Minnesota works to “apply appropriate security controls to its data, which helps build trust with the departments,” he adds. “Over the past few years, we have seen departments invest in data analysts to further this work.”

One of the more significant problems the city runs into is shadow IT systems, which are difficult to incorporate into central data repositories and can have substantial data quality issues. “There isn’t an easy solution to solve this problem,” Cameron says, but breaking down silos between departments and enabling them to achieve small wins “is the most effective way to have found to start to replace these systems.”

Words of Wisdom:

Paul Cameron, CIO, City of Minneapolis
As far as breaking down silos, that starts with working collaboratively with departments to help them better understand their data. This helps build a sense of ownership and lets them see the value of their data as it applies to their strategic goals.”

Paul Cameron CIO, City of Minneapolis

Raleigh, North Carolina


Key Smart City Leaders: Sindhu Menon, former CIO, City of Raleigh

Main Smart City Priorities: Raleigh, N.C., is working on a variety of smart city projects that leverage data to improve city services, according to Sindhu Menon, the city’s former CIO, who left her role in April to become the CIO of Harris County, Texas.

One is a proof-of-concept project around traffic congestion management that leverages the city’s traffic cameras. “We wanted to use real-time data, machine learning and artificial intelligence to build a proof of concept that could identify vehicles and detect vehicle movement and patterns,” Menon says.

“This project has provided an opportunity to scale up the camera use from manual viewing to automated intelligence solutions,” she adds. “Live video feeds from these cameras are fed into pre-trained computer vision models to detect vehicles as metadata and made available to other city systems to assist in making informed traffic management decisions.”

The city’s geographic information systems (GIS) team has also built an intelligent digital twin pilot in the Esri GIS platform, Menon says. The twin “enabled the city to develop an existing conditions model and capabilities to model potential future conditions,” she notes. “It shows the current building development of the city and can generate a future development scenario modeled from a procedure-based rule engine built on the city’s Unified Development Ordinance and zoning rules. Detailed BIM models can be dropped into the digital twin to reflect developer designs and current process submittals.”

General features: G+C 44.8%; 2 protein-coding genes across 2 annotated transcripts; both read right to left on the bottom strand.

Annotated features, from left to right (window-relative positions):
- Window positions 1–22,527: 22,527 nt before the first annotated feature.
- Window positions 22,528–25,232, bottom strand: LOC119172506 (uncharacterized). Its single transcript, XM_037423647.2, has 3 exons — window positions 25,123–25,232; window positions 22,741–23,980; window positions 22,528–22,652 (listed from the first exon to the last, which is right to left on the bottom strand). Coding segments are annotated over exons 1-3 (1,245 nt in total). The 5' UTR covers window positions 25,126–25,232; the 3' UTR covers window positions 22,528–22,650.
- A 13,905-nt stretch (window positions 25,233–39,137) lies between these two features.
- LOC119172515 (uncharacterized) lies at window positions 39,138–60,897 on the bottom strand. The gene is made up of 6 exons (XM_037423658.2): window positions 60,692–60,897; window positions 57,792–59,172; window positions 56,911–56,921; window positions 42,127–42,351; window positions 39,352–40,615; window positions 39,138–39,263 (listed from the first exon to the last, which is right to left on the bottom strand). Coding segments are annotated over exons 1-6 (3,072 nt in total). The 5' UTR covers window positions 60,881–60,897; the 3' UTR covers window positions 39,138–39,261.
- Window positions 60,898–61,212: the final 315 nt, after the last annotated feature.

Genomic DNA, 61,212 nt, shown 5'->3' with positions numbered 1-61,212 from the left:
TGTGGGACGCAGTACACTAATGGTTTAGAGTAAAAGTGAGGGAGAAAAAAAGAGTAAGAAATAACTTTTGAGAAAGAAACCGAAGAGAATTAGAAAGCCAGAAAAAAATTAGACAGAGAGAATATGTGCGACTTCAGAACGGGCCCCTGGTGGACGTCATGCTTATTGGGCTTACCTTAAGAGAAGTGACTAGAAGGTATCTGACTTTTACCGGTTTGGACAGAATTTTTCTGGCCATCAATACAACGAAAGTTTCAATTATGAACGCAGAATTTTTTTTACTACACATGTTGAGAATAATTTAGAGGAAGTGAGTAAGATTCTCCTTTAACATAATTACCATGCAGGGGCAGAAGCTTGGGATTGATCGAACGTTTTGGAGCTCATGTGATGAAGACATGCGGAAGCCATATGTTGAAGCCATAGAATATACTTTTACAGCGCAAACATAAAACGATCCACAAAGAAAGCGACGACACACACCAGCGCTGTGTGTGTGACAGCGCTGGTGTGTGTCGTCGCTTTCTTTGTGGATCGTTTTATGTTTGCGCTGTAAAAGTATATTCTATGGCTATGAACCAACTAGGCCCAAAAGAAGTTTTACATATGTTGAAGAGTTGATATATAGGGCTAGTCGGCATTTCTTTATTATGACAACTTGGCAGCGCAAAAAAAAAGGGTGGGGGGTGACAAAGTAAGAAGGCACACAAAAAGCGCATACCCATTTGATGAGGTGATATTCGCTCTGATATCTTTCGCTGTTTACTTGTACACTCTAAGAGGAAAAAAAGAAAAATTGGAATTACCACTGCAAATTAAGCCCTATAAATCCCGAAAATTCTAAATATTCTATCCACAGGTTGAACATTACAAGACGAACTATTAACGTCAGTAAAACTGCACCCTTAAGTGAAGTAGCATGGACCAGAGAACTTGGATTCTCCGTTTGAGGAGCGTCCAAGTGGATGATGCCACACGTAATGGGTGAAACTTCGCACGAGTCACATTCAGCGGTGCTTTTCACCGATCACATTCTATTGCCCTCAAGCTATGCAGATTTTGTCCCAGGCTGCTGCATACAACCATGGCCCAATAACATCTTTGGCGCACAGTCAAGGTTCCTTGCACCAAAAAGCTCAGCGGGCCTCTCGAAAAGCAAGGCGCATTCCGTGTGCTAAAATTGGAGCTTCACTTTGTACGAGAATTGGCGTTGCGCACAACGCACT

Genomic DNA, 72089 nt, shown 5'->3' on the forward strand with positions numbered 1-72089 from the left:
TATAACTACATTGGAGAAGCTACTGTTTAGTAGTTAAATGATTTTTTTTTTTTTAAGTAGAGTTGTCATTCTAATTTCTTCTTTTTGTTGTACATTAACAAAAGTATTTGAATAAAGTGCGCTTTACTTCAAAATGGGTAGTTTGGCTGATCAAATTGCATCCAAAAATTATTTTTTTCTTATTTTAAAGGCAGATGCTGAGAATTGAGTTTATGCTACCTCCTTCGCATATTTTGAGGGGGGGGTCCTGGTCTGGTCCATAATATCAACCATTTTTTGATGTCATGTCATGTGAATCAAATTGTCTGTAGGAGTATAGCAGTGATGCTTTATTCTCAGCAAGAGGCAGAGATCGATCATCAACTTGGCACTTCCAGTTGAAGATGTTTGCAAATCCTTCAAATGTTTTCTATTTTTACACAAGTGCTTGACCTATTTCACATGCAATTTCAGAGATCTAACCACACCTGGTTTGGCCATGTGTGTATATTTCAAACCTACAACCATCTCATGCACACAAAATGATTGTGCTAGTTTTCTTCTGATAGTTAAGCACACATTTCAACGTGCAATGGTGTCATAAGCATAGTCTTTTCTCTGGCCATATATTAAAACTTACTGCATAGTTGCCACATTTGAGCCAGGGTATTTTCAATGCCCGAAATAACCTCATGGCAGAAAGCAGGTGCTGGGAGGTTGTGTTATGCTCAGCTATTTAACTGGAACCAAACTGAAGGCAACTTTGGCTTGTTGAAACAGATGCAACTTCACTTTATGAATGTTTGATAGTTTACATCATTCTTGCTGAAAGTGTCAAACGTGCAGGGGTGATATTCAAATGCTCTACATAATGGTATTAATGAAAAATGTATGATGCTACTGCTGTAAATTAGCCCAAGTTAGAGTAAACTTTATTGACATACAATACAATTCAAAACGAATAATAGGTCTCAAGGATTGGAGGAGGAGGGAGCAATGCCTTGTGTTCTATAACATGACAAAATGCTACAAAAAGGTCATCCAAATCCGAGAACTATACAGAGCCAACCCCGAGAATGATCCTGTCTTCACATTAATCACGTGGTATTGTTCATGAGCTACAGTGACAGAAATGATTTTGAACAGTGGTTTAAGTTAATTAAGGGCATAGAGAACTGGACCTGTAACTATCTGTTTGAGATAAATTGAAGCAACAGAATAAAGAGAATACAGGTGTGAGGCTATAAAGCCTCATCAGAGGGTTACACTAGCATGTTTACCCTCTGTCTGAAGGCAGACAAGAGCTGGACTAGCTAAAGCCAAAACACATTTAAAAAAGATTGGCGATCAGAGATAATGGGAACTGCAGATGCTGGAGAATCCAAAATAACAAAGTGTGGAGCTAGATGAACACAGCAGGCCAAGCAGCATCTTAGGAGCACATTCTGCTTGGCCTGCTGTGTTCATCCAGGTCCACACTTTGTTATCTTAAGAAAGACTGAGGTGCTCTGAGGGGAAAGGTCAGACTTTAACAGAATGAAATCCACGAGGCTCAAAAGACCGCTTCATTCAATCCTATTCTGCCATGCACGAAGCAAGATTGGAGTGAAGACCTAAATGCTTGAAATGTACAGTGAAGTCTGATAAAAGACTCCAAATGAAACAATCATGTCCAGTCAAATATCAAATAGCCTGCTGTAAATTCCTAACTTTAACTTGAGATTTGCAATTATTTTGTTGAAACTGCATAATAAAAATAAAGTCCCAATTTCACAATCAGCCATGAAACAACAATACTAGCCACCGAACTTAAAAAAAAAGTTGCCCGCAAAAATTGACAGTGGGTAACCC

Raleigh also is testing capabilities to generate future planning metrics such as housing units, office square footage, vehicle trips and jobs. The city can use the digital twin as an input to other spatial models including sun exposure, shadow analysis, flood modelling and line of sight analysis, Menon says.

The City of Raleigh has invested significantly in digital twin technology to perform modelling. Source: NC GIS Conference

The city is working on proofs of concept “that are replicable across various areas and address the accessibility issues in areas of Raleigh that are underserved,” Menon says. Raleigh is partnering with the state of North Carolina, North Carolina State University and other public/private partners to address digital equity and accessibility gaps, according to Menon.

How the City Uses and Shares Smart City Data: The mayor’s office, city manager’s office and department directors and staff adopt data in all areas of decision-making, according to Menon, which why there is “a significant demand for data in every department and across many levels.”

Data scientists, GIS analysts, data analysts and smart city analysts “are needed to further expand and make Raleigh a leader in leveraging and working with data,” she says. To bridge that gap, the city is “partnering with universities to develop a pipeline of skilled students in various fields” and the IT department is working with city departments to create additional opportunities internally, Menon says.

While proofs of concept may not always be adopted at the end of a test, they have the potential to reveal new insights about data and processes, Menon says. For example, with access to the city’s traffic camera network, the city’s GIS team “realized that the valuable camera data was limited to certain people and locations and that “the data’s value was siloed.”

The team was able to break down the silo by connecting it to the GIS platform, which enabled a dashboard map view of the cameras across the city and integrated access into viewing the camera feed, according to Menon.